This post has some observations from a short trip to Glasgow in late September 2018. The feature image shows a view from the Glasgow Necropolis on a surprisingly sunny day in the city.
Blessed with some sun for our day in Glasgow we walked around the centre of the city to see some highlights and I couldn’t help but notice some interesting public space elements along the way.
On Sauchiehall Street near Buchanan: an old bright red police box, giant planters as vehicle barricades, a variety of bollards, trees, and lots of interesting paving patterns.
Sauchiehall Street near the Glasgow School of Art is being transformed to include wider sidewalks and separated bike lanes and trees – hurrah! I did not manage any good photos and it isn’t much to look at when we visited in late September 2018 as construction is still ongoing. This is work was begun before and now delayed by the tragic fire at the Glasgow School of Art.
A development about which I am harbouring some scepticism is the installation of BT InLinkUK digital advertising panels. I spotted one going in on Sauchiehall and another in operation on (I think it was) Trongate Street.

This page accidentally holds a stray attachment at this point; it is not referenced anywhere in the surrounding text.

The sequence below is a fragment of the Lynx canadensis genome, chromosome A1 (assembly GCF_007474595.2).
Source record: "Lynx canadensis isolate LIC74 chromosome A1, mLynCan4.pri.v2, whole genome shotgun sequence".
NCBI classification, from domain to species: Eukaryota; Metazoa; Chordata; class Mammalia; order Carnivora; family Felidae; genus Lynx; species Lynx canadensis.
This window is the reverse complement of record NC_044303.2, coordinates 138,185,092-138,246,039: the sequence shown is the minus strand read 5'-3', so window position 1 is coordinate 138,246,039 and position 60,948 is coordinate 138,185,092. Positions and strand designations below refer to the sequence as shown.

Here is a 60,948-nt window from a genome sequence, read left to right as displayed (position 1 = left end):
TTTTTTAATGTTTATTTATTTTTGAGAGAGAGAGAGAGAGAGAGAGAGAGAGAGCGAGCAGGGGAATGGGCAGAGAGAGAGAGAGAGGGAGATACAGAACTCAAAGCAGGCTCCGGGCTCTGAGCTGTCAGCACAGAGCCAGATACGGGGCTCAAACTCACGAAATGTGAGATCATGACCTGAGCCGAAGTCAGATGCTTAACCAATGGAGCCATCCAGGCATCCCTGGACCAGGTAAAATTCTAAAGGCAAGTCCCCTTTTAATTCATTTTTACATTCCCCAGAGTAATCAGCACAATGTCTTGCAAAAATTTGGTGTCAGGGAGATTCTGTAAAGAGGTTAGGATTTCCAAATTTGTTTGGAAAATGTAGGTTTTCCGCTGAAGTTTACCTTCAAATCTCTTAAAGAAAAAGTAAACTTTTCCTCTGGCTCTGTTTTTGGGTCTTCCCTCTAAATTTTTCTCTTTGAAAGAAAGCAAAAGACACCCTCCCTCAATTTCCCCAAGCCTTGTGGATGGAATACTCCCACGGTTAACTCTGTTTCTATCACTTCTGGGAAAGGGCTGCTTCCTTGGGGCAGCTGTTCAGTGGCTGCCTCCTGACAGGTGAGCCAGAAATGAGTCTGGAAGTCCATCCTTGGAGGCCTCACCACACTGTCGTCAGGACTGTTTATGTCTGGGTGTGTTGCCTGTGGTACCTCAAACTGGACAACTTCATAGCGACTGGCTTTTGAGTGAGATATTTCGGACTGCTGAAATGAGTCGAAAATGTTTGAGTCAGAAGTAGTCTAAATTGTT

Having done some research on these digital kiosks for work, I am well aware that they are likely going to become a lot more common and ride in on a weird wave I can only clunkily describe as ‘hyper-connected surveillance capitalism but hey we’re giving you free wifi’. Although these units come at no cost to taxpayers (they are installed and maintained and run entirely from ad revenue) and claim to bridge the ‘digital divide’ by which some folks (wealthier, higher class) have ready access to the Internet and others (poorer, lower class, street-involved) do not, I’m just not convinced that this development is as good as it first seems under late stage capitalism. I’m waiting to be proven wrong. BUT I DIGRESS.
The Glasgow Necropolis which, like many Scottish cemeteries functions quite a lot like a park and busy albeit quiet public space, is a sight to behold. On this beautiful mostly-sunny day that still managed to retain a good measure of Scottish moody greyness, it was stunning. It’s an amazing point from which to view much of the centre of the city (as you can see in the header photo of this post.)
Also for work-related reasons I’ve taken an interest in wayfinding map stands and public toilets and in Glasgow near the Cameron Memorial Fountain there was an opportunity to see both in one photo! Sadly, though, this underground public toilet is, like most of them, a relic of the past.